Next month will mark six years since I gave up employment and launched into the deep as a small-business owner. And six years later, the journey feels no less intense.
I’ve had my share of victories, and I no longer wake up nights worried that I will lose home and hearth. Fear, like a grade school bully, typically retreats when properly confronted.
I ended 2013 by embarking on a listening tour. The goal was to hear – I mean really hear – what my customers were telling me, or not telling me. I used that information to set some broad strategies for 2014. (I’ve always been big on setting annual priorities, even when I worked for someone else.)
The good news is that the process worked. As a result of the feedback I received, I made choices that resulted in solid gains this year, and I approach the end of 2014 far stronger than I began the year.
Which brings me to 2015.
Despite being six years in, I know in my heart that something is wrong. I work too much and I plan too little. And too much of the daily operations still rely solely on me. Something in the new year must change.
As author Michael Gerber noted in his best-selling book “The E Myth,” I have succeeded greatly in creating a job for myself, but as for creating a business … well, not so much. (Gerber would loosely define a business as an ongoing enterprise capable of functioning, to some degree – independently of its creator.)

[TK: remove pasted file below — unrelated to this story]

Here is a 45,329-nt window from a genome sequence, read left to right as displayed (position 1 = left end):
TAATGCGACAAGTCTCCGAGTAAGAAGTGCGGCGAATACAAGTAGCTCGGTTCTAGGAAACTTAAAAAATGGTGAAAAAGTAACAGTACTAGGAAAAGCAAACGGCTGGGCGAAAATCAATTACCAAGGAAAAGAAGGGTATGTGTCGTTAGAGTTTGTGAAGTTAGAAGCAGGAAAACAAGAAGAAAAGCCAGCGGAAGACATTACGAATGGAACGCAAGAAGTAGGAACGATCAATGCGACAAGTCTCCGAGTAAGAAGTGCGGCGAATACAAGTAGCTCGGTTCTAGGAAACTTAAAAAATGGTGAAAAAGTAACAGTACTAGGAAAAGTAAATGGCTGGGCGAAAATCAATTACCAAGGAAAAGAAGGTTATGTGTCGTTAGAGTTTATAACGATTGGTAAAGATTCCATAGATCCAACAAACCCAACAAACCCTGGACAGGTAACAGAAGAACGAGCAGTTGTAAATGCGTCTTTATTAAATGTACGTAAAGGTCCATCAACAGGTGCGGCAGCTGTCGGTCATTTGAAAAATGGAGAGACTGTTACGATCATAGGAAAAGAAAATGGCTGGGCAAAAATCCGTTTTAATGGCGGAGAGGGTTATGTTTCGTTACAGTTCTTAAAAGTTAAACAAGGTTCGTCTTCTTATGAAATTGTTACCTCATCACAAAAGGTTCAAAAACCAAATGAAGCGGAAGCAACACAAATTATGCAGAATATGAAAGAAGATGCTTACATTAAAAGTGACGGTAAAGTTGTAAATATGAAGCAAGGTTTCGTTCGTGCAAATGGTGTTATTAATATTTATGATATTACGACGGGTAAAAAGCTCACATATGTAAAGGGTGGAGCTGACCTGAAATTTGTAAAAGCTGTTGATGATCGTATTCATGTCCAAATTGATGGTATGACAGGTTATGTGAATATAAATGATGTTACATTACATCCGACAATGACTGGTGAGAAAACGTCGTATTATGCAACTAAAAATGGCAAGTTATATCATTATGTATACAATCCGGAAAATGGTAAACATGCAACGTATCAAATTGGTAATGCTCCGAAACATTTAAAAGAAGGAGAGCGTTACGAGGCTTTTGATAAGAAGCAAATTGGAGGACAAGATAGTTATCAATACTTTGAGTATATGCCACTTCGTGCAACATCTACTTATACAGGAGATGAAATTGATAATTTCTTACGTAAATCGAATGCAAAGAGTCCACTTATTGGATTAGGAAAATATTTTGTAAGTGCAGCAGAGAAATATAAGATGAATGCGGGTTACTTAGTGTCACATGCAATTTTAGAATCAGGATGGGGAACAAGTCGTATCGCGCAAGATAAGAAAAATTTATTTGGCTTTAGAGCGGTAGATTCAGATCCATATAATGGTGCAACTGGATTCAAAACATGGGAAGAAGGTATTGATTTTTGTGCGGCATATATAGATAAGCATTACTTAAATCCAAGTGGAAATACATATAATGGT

If my business is to see another six years, it must enter what Gerber calls the adolescent phase of growth. That’s when a business owner, often driven by exhaustion, gives in to the reality that he or she can’t do everything and finds a way to get some help.
“Every business that lasts must grow into the Adolescent phase,” Gerber says in his book. “Every small business owner who survives seeks help.”
Gerber is right. No business can long last when its leader is distracted by tasks unrelated to long-term growth. But how does a small-business owner get reliable help when the money for that kind of expansion simply isn’t there?
That will be my challenge in year seven.
Somehow, I must find time each week to focus at least a portion of my energy on the important, not just the urgent. I want to end 2015 pushing beyond what Gerber would call my “comfort zone” and heading toward “maturity.”